Friday, November 26, 2010

Does a vision statement really mean anything in a workers’ compensation organization?

Most public and private organizations have a corporate “vision” statement.  Some people view the creation and use of a vision statement as another one of those things you are supposed to do that doesn’t really matter on a day-to-day basis.   If the vision statement is simply a perfunctory piece of prose, then it is dispensable.  On the other hand, if the vision statement is truly a shared conception of the ultimate future your organization is striving for, then a vision statement is a crucial element of your strategy. 

Working in Corporate Planning, I get to look at a lot of vision statements.  Some vision statements are famous.  Jack Welch, the former CEO of General Electric lead his organization with the following vision statement “To become the most competitive enterprise in the world by being number one or number two in every business in which we compete.”

Other vision statements are less transformational and more directive.  Hewlett Packard has the following vision statement:

"To view change in the market as an opportunity to grow; to use our profits and our ability to develop and produce innovative products, services and solutions that satisfy emerging customer needs."

Amnesty International's vision is of “a world in which every person enjoys all of the human rights enshrined in the Universal Declaration of Human Rights and other international human rights standards.”

Vision statements can certainly be inspirational and are usually aspirational—a state that is wished for involving a stretch from the present.  Workers’ compensation systems generally get their mandate from legislation but it is the leadership (usually the board of directors) that establish the organization’s  vision.  WorkSafeBC’s vision statement clearly fits the inspirational/aspirational category: 
“Workers and workplaces safe and secure from injury, illness, and disease”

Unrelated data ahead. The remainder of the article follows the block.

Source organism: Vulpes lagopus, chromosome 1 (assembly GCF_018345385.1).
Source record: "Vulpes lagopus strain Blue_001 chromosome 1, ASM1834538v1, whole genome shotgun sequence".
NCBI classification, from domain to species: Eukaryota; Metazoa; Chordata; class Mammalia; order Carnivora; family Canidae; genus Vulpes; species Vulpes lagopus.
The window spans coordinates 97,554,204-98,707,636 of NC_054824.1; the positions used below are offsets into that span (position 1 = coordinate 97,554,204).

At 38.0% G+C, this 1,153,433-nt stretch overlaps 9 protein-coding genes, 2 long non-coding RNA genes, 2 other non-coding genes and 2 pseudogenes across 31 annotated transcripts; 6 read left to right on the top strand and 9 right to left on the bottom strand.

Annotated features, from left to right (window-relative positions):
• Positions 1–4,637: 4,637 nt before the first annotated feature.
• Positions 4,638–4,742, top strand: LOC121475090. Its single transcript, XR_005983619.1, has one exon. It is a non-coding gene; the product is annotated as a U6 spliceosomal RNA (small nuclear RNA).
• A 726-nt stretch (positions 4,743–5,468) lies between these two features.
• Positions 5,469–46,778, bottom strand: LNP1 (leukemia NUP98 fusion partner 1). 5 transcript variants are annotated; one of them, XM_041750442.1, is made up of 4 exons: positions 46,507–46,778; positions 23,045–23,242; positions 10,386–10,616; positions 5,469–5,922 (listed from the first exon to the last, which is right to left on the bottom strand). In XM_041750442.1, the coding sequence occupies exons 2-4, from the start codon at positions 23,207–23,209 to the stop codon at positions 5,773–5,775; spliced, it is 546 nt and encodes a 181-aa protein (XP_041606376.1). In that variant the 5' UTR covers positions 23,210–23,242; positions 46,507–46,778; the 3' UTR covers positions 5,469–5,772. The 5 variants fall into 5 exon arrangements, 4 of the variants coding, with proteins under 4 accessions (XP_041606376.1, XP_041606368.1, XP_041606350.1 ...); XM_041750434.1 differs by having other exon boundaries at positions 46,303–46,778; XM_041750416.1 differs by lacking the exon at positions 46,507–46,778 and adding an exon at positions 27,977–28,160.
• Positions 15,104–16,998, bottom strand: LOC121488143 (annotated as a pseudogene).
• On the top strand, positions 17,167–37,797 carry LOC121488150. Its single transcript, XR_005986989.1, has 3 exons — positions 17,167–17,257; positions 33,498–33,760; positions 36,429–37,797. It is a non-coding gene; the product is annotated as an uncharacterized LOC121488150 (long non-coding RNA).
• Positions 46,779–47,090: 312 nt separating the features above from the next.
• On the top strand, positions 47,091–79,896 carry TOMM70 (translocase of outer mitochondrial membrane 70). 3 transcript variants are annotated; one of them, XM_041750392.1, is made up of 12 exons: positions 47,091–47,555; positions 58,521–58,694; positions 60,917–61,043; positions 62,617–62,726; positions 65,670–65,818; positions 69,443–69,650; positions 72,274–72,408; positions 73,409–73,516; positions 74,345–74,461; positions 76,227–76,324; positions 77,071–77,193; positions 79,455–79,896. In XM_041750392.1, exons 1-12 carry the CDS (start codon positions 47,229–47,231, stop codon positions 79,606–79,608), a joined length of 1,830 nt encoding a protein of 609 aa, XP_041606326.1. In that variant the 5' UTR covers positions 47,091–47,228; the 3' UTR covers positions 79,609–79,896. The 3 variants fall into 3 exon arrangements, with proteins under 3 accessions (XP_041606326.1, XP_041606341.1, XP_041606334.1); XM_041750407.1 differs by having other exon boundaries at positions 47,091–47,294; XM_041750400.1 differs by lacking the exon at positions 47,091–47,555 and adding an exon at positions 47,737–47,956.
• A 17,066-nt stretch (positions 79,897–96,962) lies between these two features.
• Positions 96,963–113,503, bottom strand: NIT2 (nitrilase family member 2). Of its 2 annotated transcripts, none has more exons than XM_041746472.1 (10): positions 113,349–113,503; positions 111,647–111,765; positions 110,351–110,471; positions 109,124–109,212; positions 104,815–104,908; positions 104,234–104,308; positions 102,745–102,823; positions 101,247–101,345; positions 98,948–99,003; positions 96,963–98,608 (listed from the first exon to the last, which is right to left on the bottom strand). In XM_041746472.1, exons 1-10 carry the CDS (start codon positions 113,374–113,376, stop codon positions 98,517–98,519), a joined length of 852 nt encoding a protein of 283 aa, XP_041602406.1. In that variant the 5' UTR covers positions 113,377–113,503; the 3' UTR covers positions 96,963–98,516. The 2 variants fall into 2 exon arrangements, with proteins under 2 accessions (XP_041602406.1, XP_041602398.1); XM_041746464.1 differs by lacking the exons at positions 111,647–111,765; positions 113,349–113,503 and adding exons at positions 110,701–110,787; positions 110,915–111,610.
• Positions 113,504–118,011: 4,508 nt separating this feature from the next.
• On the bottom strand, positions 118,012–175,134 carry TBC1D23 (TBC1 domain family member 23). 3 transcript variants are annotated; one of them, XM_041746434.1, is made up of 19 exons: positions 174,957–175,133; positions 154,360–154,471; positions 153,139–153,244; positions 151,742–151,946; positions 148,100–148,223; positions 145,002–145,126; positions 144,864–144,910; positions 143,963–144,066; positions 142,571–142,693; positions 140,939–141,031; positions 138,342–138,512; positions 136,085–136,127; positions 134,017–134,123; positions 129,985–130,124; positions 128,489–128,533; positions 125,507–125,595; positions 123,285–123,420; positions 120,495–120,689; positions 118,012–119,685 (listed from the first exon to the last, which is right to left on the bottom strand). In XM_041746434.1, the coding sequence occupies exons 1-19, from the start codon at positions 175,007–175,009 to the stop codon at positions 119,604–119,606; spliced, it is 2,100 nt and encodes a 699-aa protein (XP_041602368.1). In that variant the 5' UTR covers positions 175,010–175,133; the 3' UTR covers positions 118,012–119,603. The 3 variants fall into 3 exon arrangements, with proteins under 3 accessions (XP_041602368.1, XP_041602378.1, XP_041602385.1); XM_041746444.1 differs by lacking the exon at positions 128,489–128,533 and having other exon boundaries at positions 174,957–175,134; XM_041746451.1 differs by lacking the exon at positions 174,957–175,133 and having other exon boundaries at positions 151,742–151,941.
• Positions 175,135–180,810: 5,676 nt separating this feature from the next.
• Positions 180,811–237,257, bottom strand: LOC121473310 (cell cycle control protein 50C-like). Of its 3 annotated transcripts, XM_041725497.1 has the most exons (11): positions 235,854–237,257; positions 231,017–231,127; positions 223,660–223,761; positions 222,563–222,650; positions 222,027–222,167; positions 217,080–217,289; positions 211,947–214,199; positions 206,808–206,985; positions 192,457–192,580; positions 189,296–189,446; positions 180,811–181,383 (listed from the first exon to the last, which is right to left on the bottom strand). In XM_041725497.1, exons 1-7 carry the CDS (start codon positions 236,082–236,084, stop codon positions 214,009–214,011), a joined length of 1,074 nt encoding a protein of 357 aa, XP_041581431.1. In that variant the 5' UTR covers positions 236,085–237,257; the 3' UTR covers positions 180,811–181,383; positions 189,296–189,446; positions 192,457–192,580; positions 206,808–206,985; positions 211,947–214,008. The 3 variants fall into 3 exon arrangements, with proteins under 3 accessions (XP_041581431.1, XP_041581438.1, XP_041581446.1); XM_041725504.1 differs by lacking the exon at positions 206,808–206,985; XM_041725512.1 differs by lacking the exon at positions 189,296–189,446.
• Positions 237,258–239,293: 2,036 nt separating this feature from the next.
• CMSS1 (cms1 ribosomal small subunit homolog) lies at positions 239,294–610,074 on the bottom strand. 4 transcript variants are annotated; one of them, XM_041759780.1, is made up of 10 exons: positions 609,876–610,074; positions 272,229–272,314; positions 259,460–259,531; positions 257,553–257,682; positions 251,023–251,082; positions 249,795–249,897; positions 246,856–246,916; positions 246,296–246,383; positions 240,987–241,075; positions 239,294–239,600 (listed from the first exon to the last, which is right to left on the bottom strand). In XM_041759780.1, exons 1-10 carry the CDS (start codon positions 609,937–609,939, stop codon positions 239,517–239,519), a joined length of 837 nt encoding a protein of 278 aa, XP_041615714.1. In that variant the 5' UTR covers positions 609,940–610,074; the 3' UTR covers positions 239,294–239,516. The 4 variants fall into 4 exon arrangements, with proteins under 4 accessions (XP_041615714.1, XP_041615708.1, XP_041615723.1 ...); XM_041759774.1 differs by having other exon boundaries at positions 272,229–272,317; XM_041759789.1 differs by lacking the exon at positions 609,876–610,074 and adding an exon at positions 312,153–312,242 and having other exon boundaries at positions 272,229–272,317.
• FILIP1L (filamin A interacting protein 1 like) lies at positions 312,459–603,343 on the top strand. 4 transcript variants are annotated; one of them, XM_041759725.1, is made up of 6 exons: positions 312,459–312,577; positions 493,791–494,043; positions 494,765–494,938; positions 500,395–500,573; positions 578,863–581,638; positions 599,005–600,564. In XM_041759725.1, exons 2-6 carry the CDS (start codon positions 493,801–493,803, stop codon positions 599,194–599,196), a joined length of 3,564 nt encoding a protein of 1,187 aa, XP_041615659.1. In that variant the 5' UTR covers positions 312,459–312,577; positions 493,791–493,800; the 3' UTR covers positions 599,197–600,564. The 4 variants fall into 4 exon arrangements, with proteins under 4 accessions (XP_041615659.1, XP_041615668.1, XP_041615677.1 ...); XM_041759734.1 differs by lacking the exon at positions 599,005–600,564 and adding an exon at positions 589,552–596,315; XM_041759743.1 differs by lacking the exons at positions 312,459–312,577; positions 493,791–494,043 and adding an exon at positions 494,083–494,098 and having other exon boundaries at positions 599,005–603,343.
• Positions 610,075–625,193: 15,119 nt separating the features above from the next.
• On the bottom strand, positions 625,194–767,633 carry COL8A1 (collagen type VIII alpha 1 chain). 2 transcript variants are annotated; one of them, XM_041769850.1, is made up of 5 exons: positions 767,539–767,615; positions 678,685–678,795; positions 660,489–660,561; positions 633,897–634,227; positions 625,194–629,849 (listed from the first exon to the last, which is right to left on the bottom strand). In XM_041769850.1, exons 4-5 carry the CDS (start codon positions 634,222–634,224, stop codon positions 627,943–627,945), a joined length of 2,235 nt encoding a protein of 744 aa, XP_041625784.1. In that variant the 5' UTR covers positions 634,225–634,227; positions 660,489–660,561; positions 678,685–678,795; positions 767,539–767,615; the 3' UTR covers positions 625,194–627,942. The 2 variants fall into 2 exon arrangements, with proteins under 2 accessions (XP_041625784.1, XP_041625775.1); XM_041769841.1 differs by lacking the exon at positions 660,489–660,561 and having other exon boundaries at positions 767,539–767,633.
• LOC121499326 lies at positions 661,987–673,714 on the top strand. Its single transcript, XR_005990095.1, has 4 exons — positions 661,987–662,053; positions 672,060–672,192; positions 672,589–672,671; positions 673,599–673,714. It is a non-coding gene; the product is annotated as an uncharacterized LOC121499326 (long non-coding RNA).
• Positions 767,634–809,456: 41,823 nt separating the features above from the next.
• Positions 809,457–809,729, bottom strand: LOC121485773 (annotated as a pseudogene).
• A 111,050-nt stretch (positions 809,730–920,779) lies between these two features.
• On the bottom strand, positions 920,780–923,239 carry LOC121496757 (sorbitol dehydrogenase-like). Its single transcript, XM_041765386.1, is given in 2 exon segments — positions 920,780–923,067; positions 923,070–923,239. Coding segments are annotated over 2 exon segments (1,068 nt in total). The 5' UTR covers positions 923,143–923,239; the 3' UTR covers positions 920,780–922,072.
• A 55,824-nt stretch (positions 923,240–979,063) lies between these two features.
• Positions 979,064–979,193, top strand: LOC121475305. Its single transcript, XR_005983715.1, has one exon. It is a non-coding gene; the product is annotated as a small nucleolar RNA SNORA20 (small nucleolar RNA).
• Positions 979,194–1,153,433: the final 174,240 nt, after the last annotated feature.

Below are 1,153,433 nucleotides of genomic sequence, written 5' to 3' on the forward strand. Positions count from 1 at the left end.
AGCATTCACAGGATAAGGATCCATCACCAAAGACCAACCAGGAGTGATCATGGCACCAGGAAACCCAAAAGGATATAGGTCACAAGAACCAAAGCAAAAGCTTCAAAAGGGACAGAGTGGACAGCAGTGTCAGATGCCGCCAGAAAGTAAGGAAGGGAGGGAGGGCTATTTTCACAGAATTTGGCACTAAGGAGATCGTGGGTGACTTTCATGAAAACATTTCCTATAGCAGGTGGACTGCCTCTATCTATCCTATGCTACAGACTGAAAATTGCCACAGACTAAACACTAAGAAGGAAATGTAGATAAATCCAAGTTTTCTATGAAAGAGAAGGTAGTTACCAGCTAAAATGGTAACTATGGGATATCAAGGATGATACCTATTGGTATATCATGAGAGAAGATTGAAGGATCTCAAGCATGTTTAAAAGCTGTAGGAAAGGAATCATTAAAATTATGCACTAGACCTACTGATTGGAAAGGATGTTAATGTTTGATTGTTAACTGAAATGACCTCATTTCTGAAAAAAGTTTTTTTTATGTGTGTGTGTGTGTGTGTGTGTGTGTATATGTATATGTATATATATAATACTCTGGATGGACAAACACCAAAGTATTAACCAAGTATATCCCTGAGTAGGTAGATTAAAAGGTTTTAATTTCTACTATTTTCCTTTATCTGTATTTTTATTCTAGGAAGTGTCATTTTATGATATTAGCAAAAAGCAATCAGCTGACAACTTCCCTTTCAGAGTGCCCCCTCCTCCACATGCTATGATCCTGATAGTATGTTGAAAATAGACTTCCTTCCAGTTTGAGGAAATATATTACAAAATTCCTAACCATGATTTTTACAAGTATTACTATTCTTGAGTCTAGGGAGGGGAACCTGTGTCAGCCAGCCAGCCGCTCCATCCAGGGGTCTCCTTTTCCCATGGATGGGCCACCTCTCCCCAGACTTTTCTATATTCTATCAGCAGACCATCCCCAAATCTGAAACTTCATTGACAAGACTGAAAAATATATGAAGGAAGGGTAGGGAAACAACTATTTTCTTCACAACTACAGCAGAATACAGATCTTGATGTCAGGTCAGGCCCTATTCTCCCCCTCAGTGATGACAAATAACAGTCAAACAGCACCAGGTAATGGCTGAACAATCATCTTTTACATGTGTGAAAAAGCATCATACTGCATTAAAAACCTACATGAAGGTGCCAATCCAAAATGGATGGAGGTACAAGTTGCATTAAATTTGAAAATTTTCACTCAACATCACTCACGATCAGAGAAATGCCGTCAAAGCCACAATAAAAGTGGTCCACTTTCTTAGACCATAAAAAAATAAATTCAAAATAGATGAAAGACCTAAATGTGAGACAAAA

It is certainly aspirational (we aren’t there yet)  and  is very descriptive of the world we are striving for.  

WorkSafe Victoria is focused on the worker:  “Victorian workers returning home safe everyday”.

WorkSafeMT "... envisions a future without injury, illness and fatality in Montana's workplaces"

If you really believe in that vision, then the programs and initiatives you design will be aligned with and contribute to that vision. (If an initiative does not align, you really have to ask “Why are we doing this?”)

These last three vision statement are very different from WorkCover Queensland’s vision “To excel in workers’ compensation insurance” and  WorkCover Western Australia’s vision “ A workers’ compensation scheme valued by all.”  When you think about these two vision statements, the programs and initiatives you might design will likely have different features and emphasis than the previous three.    

Vision statements crystallize the future state of nature your organization is working toward.  Actually getting there requires commitment, goals, objectives, strategies and programs (including projects and initiatives).  Each part of the organization has its own mission with its own plans and projects that are aimed at contributing to the overall strategy.  Aligning vision, mission,  strategy and actual operations is critical to performance. 

If you have a favourite vision statement, post it and tell us what makes it great.

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